Some people dismiss the journalistic value of a yearbook, seeing it as a scrapbook more than anything else. But they are wrong. Yearbook is the “Life magazine” of a school, valued through time as an encapsulated year frozen forever.
Kaitlyn Morrill understands this. She and her adviser are a team, working to ensure that the details of editing are accurate, from fonts to graphics, from color correction to dominant photos.
Kaitlyn trained her staff on new software, gave them tips for interviewing and storytelling techniques, and called them in after school and on weekends to work and send them out on assignments.
And they respected her, in part because she understands people need a balance; each must be allowed the chance to succeed, sometimes to learn through mistakes. And they respected her belief that it is up to the yearbook to cover the full range of school life.
One important point: Everyone is included in the book, particularly those not involved in clubs or activities, transient students, English Language Learners and special needs students. One student even thanked Kaitlyn after an interview, saying, “I’ve never been in a yearbook before!”
Her staff was ethnically diverse, and Kaitlyn was particularly proud that her staff got along so well and had connections to cover different nationalities to represent diversity throughout the book.
Although she felt frustrated that it took time to understand everyone’s strengths and weaknesses, ultimately Kaitlyn’s compassion left its mark on her staff, who admired her and considered her a role model.
For being an advocate for yearbook, for nurturing her staff and documenting the year for all students, we honor Kaitlyn Morrill as a member of the 2015 All-State Journalism Team. Congratulations to Kaitlyn and her adviser, Lisa Martineau.
Editorial board member, The Correspondent newspaper
John Hersey High School
Arlington Heights (Cook County)
Adviser: Janet Levin
Senior Isabella Murray is a worker. She proves that daily for John Hersey High School’s Correspondent staff.
She volunteers to take on every task. She call advertisers, takes photographs, Photoshops pictures, designs pages and handles all kinds of media to drive traffic to the paper’s website. She undertakes all this with a focus on informing the student body.
According to her adviser, Janet Levin, Isabella has been easy to advise because she pushes herself to learn more in areas in which she has little background.
She knows her limitations, but she is creative in finding an angle to take on any subject or genre that is not her strength.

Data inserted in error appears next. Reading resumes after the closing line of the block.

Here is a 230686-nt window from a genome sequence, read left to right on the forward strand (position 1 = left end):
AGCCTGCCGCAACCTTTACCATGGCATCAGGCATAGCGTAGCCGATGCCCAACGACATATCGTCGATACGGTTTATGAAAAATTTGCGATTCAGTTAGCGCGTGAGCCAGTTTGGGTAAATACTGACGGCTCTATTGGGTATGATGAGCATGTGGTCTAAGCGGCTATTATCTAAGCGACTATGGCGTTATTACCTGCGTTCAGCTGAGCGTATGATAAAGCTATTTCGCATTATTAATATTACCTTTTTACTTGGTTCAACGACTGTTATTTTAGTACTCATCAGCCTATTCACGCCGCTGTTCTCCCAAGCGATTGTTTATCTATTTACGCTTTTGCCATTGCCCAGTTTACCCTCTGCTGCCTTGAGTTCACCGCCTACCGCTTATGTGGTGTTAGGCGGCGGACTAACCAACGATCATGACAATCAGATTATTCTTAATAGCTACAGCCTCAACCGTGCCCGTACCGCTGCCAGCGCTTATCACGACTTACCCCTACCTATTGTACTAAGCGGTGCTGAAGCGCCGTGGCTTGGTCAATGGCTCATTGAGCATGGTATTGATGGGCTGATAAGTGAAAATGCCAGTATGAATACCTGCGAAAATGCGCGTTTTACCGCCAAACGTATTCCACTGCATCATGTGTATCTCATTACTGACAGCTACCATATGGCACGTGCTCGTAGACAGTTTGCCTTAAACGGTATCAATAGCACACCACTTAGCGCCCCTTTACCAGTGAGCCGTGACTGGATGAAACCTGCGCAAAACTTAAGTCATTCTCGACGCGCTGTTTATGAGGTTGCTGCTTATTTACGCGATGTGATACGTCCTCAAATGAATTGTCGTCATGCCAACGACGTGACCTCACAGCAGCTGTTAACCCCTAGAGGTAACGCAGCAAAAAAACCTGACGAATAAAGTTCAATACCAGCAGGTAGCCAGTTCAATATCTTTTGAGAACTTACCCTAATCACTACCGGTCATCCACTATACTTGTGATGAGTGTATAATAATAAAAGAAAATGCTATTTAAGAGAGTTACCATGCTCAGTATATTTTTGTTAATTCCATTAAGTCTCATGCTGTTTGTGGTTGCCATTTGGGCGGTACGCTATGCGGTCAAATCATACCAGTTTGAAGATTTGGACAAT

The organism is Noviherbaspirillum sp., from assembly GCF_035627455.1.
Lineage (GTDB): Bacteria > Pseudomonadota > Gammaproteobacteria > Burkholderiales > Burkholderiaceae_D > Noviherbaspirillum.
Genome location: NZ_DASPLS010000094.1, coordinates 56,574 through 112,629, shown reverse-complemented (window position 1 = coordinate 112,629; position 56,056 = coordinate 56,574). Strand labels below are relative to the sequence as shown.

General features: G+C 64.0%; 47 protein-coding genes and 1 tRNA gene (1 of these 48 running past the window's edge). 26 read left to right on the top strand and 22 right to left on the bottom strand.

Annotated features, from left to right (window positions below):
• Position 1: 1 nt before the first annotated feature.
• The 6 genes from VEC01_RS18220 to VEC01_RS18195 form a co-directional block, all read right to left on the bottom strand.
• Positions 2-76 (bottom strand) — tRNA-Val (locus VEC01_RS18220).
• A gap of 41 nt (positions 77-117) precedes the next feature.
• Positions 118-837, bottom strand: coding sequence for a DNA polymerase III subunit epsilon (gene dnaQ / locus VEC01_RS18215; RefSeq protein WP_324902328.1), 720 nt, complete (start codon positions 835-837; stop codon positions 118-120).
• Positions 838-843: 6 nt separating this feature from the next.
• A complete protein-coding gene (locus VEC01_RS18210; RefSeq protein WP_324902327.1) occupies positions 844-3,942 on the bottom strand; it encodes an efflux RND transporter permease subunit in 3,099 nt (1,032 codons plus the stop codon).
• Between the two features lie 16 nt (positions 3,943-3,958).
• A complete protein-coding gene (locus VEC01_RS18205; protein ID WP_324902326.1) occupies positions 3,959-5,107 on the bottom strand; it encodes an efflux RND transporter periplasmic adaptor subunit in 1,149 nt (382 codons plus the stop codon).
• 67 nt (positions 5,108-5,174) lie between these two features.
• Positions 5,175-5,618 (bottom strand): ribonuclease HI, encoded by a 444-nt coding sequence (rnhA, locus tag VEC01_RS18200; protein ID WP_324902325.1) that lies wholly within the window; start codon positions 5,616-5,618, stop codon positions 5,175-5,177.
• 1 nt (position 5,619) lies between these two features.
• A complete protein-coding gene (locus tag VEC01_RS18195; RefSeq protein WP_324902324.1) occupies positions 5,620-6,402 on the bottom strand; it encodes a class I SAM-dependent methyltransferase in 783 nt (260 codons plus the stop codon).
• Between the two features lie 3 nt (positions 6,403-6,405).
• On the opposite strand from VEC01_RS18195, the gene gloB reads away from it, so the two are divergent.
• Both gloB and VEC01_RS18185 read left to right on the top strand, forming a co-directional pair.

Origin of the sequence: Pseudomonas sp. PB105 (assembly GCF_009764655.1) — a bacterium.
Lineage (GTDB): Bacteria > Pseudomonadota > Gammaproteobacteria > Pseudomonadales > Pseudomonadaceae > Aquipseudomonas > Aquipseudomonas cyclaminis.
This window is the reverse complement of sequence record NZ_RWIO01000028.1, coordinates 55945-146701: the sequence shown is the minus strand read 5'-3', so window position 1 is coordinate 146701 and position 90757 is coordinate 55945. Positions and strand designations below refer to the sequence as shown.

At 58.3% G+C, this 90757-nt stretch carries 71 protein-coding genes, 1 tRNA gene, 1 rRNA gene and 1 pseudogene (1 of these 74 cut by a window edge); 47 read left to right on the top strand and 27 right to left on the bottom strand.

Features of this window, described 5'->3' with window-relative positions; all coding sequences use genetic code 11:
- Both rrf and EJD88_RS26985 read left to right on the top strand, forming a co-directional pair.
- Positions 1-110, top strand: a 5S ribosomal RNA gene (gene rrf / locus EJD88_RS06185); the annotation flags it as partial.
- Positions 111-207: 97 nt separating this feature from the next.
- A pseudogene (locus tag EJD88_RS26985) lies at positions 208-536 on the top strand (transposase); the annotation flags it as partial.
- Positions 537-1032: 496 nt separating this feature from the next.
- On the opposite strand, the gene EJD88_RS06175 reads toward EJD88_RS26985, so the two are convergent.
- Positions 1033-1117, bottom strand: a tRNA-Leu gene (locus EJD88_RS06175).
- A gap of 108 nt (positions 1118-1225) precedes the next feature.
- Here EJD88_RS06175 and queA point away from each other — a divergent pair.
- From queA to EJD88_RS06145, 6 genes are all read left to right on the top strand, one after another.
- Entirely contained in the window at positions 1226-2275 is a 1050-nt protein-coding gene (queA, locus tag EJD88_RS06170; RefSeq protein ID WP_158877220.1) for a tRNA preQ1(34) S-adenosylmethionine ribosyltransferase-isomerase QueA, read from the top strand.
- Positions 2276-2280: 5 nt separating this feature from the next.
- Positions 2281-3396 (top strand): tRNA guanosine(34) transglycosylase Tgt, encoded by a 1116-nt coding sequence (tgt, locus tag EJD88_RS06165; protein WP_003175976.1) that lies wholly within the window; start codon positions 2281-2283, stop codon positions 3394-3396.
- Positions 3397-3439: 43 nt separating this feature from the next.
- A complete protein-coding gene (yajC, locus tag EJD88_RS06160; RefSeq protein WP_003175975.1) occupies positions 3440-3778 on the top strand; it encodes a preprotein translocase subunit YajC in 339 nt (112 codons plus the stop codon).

For example, Isabella knew little about broadcasting prior to receiving a grant to produce a multimedia package at the national JEA convention. She and her peers spent 10 hours a day learning to shoot and edit the video.
At any convention she attended, she set the tone for the rest of the staff by showing how learning can be a most enjoyable experience.
As a member of the editorial board, Isabella rotated with others in leading the news, in-depth and sports sections, and in that role she has learned how to hold a team together, motivate others and, as she says, “experiment with graphics and write with abandonment.”
She said she loves being a journalist, to give voice to her generation and to represent her peers.
“I can affect my peers and readers with merely the movement of my pen,” she wrote.
For serving as a role model to her staffers, for being a profilic writer (sometimes five stories an issue) and for loving journalism, Isabella Murray is named to the 2015 All-State Journalism Team. Congratulations to Isabella and to her adviser, this year’s winner of the James Tidwell Award for excellence in scholastic media advising, Janet Levin.
Editor-in-chief, The North View newspaper
Belvidere North High School
Belvidere (Boone County)
Adviser: John Paddock
Junior Isabel “Izzy” Rich is “the teacher” in the room, and for new adviser John Paddock at Belvidere North High School, that has made his first year a little easier than it might have been.
Izzy answers every question Paddock has in regard to journalism. And she knows the answers to the other kinds of questions a new adviser might have, not just about journalism but also about budgets and fundraising for the publications.